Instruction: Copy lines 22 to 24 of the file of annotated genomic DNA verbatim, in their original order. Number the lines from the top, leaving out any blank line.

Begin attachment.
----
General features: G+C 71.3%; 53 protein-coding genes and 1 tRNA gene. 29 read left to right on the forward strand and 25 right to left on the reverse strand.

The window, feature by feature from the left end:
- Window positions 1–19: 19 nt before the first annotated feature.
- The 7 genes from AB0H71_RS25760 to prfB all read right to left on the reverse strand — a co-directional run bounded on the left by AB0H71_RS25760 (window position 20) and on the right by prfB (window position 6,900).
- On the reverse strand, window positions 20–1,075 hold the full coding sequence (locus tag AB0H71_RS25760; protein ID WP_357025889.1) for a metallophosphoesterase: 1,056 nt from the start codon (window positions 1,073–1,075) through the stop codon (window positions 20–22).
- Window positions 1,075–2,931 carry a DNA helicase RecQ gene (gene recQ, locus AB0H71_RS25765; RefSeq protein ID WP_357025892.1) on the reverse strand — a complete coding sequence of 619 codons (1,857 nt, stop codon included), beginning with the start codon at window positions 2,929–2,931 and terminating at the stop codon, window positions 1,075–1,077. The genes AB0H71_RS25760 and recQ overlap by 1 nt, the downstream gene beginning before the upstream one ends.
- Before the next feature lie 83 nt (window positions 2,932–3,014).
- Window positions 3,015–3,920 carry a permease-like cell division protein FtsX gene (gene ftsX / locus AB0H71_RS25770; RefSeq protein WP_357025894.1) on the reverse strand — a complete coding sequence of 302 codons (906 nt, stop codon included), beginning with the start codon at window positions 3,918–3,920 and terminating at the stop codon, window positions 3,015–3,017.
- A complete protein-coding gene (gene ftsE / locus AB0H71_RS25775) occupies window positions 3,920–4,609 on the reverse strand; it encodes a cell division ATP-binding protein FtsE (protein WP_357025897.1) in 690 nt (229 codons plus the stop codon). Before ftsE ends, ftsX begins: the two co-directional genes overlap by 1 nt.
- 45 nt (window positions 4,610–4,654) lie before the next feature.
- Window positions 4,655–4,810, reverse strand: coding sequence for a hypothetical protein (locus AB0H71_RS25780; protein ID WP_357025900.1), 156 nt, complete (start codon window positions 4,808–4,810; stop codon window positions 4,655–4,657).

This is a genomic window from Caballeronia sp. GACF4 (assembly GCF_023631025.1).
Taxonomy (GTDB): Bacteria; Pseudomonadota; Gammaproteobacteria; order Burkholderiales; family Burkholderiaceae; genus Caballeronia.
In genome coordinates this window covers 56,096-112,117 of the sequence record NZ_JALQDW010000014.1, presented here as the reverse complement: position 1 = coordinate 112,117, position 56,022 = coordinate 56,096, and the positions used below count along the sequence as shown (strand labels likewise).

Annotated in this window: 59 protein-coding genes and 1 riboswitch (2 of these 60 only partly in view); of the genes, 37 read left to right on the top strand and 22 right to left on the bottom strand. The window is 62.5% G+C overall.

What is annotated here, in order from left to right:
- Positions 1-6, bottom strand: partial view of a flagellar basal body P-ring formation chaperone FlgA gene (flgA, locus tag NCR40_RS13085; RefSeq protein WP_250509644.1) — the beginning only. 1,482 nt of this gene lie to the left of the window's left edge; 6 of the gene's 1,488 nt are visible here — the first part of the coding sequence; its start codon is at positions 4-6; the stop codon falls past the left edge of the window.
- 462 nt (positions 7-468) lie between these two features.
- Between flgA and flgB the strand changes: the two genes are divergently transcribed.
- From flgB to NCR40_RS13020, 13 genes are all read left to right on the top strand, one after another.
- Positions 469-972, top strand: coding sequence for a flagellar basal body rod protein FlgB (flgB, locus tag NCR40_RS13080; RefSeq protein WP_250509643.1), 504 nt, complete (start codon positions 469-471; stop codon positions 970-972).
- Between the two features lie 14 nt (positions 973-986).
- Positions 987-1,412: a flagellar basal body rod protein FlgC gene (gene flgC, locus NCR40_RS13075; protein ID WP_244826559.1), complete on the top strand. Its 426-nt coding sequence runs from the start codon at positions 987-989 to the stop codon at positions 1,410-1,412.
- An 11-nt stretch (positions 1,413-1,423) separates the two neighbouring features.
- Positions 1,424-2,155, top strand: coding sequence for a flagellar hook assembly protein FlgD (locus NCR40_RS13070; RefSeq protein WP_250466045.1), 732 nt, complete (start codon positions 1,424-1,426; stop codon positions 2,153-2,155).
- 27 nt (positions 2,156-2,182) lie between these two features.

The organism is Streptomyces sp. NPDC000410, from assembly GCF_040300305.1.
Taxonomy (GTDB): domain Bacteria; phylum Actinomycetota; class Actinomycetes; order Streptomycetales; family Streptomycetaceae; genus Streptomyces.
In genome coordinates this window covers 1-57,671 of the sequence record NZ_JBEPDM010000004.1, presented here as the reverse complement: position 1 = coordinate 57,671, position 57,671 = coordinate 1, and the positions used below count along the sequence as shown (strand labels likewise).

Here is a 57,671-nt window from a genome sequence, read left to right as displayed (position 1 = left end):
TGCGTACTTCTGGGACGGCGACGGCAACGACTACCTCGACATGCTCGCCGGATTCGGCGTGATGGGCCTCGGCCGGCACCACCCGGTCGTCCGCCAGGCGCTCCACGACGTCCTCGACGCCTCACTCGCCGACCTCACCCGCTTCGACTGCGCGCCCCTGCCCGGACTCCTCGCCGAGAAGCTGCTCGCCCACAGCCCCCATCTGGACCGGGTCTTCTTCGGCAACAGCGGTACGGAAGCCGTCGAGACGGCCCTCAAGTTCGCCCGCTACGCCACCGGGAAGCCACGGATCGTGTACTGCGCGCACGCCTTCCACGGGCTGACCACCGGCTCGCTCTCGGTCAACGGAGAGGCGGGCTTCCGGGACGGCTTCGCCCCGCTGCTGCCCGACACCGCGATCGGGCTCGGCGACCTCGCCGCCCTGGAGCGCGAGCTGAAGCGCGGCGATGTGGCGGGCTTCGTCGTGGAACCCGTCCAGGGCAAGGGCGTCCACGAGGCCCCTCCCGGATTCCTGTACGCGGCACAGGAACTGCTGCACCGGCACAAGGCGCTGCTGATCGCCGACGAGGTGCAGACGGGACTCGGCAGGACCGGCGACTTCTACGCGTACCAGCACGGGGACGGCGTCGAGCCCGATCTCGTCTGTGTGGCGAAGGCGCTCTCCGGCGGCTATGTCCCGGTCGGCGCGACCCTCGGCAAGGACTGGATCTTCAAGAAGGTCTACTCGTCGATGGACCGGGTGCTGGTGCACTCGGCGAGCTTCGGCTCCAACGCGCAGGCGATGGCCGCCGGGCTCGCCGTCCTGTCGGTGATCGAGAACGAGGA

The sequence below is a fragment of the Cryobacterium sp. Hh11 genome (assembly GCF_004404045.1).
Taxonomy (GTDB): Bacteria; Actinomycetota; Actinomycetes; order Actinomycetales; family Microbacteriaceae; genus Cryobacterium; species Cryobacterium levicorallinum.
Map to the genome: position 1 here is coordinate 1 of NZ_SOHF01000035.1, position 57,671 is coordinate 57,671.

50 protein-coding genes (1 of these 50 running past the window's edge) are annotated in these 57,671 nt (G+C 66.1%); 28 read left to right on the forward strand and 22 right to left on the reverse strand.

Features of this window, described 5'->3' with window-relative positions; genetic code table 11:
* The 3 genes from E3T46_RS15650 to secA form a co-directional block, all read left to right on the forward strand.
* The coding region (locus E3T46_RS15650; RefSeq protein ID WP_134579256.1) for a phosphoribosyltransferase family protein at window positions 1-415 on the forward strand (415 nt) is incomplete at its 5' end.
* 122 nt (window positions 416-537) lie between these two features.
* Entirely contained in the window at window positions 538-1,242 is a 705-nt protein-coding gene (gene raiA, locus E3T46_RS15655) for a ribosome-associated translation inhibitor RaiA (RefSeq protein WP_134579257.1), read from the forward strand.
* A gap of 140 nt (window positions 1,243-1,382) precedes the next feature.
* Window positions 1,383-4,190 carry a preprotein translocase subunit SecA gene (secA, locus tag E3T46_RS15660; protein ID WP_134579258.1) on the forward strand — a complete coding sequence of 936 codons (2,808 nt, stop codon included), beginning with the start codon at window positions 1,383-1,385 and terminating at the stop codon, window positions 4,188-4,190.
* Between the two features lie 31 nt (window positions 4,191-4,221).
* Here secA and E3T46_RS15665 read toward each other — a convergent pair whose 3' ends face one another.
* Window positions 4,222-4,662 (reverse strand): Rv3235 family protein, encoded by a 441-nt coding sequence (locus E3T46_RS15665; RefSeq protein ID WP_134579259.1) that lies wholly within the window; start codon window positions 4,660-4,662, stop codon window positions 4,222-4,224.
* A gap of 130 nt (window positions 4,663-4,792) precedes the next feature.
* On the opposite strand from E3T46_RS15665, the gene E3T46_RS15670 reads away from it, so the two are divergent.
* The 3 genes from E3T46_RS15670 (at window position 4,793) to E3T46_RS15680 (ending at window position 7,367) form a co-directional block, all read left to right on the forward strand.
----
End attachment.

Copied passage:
- Between the two features lie 14 nt (positions 973-986).
- Positions 987-1,412: a flagellar basal body rod protein FlgC gene (gene flgC, locus NCR40_RS13075; protein ID WP_244826559.1), complete on the top strand. Its 426-nt coding sequence runs from the start codon at positions 987-989 to the stop codon at positions 1,410-1,412.
- An 11-nt stretch (positions 1,413-1,423) separates the two neighbouring features.